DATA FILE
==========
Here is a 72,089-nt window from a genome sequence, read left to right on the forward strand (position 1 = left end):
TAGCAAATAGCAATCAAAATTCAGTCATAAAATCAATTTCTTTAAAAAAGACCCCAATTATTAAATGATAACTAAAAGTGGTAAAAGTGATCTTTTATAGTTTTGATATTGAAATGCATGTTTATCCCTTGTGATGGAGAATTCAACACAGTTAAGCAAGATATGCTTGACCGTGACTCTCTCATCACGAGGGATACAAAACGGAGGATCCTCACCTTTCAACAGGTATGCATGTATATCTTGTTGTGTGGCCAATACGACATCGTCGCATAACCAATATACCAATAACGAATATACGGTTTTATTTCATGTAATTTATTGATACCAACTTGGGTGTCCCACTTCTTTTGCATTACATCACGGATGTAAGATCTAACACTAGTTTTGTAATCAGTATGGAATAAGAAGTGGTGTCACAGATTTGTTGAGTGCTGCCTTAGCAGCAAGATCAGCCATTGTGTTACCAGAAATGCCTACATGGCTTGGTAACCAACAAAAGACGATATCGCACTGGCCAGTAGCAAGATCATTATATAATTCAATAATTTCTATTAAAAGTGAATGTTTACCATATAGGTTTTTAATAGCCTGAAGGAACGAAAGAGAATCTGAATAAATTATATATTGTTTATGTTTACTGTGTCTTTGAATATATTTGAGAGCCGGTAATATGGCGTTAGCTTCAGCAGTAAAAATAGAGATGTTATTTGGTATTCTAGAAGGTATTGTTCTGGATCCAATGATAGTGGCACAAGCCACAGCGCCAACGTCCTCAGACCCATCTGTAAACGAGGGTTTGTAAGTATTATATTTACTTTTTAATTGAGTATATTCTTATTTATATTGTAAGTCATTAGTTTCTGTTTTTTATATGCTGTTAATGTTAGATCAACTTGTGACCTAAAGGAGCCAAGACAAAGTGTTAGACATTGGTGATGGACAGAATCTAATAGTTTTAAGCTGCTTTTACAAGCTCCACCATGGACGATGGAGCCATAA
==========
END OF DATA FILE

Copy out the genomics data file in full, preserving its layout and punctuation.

Here is a 72,089-nt window from a genome sequence, read left to right on the forward strand (position 1 = left end):
TAGCAAATAGCAATCAAAATTCAGTCATAAAATCAATTTCTTTAAAAAAGACCCCAATTATTAAATGATAACTAAAAGTGGTAAAAGTGATCTTTTATAGTTTTGATATTGAAATGCATGTTTATCCCTTGTGATGGAGAATTCAACACAGTTAAGCAAGATATGCTTGACCGTGACTCTCTCATCACGAGGGATACAAAACGGAGGATCCTCACCTTTCAACAGGTATGCATGTATATCTTGTTGTGTGGCCAATACGACATCGTCGCATAACCAATATACCAATAACGAATATACGGTTTTATTTCATGTAATTTATTGATACCAACTTGGGTGTCCCACTTCTTTTGCATTACATCACGGATGTAAGATCTAACACTAGTTTTGTAATCAGTATGGAATAAGAAGTGGTGTCACAGATTTGTTGAGTGCTGCCTTAGCAGCAAGATCAGCCATTGTGTTACCAGAAATGCCTACATGGCTTGGTAACCAACAAAAGACGATATCGCACTGGCCAGTAGCAAGATCATTATATAATTCAATAATTTCTATTAAAAGTGAATGTTTACCATATAGGTTTTTAATAGCCTGAAGGAACGAAAGAGAATCTGAATAAATTATATATTGTTTATGTTTACTGTGTCTTTGAATATATTTGAGAGCCGGTAATATGGCGTTAGCTTCAGCAGTAAAAATAGAGATGTTATTTGGTATTCTAGAAGGTATTGTTCTGGATCCAATGATAGTGGCACAAGCCACAGCGCCAACGTCCTCAGACCCATCTGTAAACGAGGGTTTGTAAGTATTATATTTACTTTTTAATTGAGTATATTCTTATTTATATTGTAAGTCATTAGTTTCTGTTTTTTATATGCTGTTAATGTTAGATCAACTTGTGACCTAAAGGAGCCAAGACAAAGTGTTAGACATTGGTGATGGACAGAATCTAATAGTTTTAAGCTGCTTTTACAAGCTCCACCATGGACGATGGAGCCATAA